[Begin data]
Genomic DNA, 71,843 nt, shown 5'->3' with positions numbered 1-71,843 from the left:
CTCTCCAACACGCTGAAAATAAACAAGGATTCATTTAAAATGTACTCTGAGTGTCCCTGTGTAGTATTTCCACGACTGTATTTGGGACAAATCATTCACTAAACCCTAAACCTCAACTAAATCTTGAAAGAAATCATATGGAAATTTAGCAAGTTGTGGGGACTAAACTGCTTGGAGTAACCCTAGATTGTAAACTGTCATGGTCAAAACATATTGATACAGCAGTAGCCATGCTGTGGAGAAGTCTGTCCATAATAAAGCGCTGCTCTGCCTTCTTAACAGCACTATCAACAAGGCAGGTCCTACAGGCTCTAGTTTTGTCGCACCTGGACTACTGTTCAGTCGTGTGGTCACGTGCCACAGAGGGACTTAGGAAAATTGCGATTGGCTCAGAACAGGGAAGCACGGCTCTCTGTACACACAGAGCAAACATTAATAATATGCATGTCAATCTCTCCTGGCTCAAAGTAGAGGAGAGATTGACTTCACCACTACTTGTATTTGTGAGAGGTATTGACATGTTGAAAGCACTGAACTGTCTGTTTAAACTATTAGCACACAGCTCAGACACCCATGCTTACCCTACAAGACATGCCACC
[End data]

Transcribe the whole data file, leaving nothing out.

Genomic DNA, 71,843 nt, shown 5'->3' with positions numbered 1-71,843 from the left:
CTCTCCAACACGCTGAAAATAAACAAGGATTCATTTAAAATGTACTCTGAGTGTCCCTGTGTAGTATTTCCACGACTGTATTTGGGACAAATCATTCACTAAACCCTAAACCTCAACTAAATCTTGAAAGAAATCATATGGAAATTTAGCAAGTTGTGGGGACTAAACTGCTTGGAGTAACCCTAGATTGTAAACTGTCATGGTCAAAACATATTGATACAGCAGTAGCCATGCTGTGGAGAAGTCTGTCCATAATAAAGCGCTGCTCTGCCTTCTTAACAGCACTATCAACAAGGCAGGTCCTACAGGCTCTAGTTTTGTCGCACCTGGACTACTGTTCAGTCGTGTGGTCACGTGCCACAGAGGGACTTAGGAAAATTGCGATTGGCTCAGAACAGGGAAGCACGGCTCTCTGTACACACAGAGCAAACATTAATAATATGCATGTCAATCTCTCCTGGCTCAAAGTAGAGGAGAGATTGACTTCACCACTACTTGTATTTGTGAGAGGTATTGACATGTTGAAAGCACTGAACTGTCTGTTTAAACTATTAGCACACAGCTCAGACACCCATGCTTACCCTACAAGACATGCCACC